Research in the Nucmed group focuses on the development of novel tracers to image disease processes using radionuclide and optical imaging techniques. The main areas of interest are cancer, diabetes, rheumatoid arthritis, and neurological disorders. In addition, for certain applications, these tracers are used as therapeutic agents as well. Our translational research lines start with tracer development, followed by preclinical characterization in animal models and finally clinical studies are carried out in patients. Please click here for an overview of all projects.
Tissue section of tumor thrombus in the renal vein and several small veins showing the overlap between the fluorescent and radioactive signals and CAIX expression in tumor tissue. A, H&E staining. B, fluorescence image (Odyssey). C, CAIX staining with DAB of CAIX-expressing tumor tissue. D, autoradiography.
Targeted dual-modality imaging in renal cell carcinoma: An ex vivo kidney perfusion study
Purpose: Antibodies labeled with both a near-infrared fluorescent dye and a radionuclide can be used for tumor-targeted intraoperative dual-modality imaging. Girentuximab is a chimeric monoclonal antibody against carbonic anhydrase IX (CAIX), an antigen expressed in 95% of clear cell renal cell carcinoma (ccRCC). This study aimed to assess the feasibility of targeted dual-modality imaging with 111In-girentuximab-IRDye800CW using ex vivo perfusion of human tumorous kidneys.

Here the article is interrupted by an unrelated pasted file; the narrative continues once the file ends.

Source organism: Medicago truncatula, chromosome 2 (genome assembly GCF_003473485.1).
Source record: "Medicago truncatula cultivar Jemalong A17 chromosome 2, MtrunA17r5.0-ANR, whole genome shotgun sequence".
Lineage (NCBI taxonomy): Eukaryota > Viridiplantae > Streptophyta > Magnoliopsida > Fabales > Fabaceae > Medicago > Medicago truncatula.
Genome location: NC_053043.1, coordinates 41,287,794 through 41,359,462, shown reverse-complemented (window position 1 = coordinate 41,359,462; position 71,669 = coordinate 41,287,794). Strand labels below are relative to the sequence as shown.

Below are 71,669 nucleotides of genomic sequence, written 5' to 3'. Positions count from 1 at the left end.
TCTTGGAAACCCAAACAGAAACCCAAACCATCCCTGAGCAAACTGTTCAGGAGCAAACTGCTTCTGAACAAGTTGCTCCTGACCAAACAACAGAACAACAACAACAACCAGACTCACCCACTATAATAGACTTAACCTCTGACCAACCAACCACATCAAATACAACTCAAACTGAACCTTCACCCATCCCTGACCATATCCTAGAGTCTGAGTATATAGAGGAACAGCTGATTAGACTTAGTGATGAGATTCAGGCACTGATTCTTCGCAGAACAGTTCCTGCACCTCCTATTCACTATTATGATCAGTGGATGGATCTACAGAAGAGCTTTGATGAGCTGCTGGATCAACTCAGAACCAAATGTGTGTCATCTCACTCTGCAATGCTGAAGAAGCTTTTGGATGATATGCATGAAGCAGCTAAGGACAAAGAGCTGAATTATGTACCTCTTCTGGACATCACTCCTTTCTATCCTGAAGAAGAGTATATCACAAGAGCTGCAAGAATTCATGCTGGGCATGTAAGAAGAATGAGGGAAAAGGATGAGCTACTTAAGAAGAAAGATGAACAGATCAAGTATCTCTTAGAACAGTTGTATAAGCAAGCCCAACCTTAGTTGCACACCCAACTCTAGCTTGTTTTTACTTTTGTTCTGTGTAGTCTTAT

Experimental Design: Seven radical nephrectomy specimens from patients with ccRCC were perfused during 11 to 15 hours with dual-labeled girentuximab and subsequently rinsed during 2.5 to 4 hours with Ringer's Lactate solution. Then, dual-modality imaging was performed on a 5- to 10-mm-thick lamella of the kidney. Fluorescence imaging was performed with a clinical fluorescence camera set-up as applied during image-guided surgery. The distribution of Indium-111 in the slice of tumor tissue was visualized by autoradiography. In two perfusions, an additional dual-labeled control antibody was added to demonstrate specific accumulation of dual-labeled girentuximab in CAIX-expressing tumor tissue.
Results: Both radionuclide and fluorescence imaging clearly visualized uptake in tumor tissue and tumor-to-normal tissue borders, as confirmed (immuno)histochemically and by gamma counting. Maximum uptake of girentuximab in tumor tissue was 0.33% of the injected dose per gram (mean, 0.12 %ID/g; range, 0.01–0.33 %ID/g), whereas maximum uptake in the normal kidney tissue was 0.04 %ID/g (mean, 0.02 %ID/g; range, 0.00– 0.04 %ID/g).
Conclusions: Dual-labeled girentuximab accumulated specifically in ccRCC tissue, indicating the feasibility of dual-modality imaging to detect ccRCC. A clinical study to evaluate intraoperative dual-modality imaging in patients with ccRCC has been initiated.
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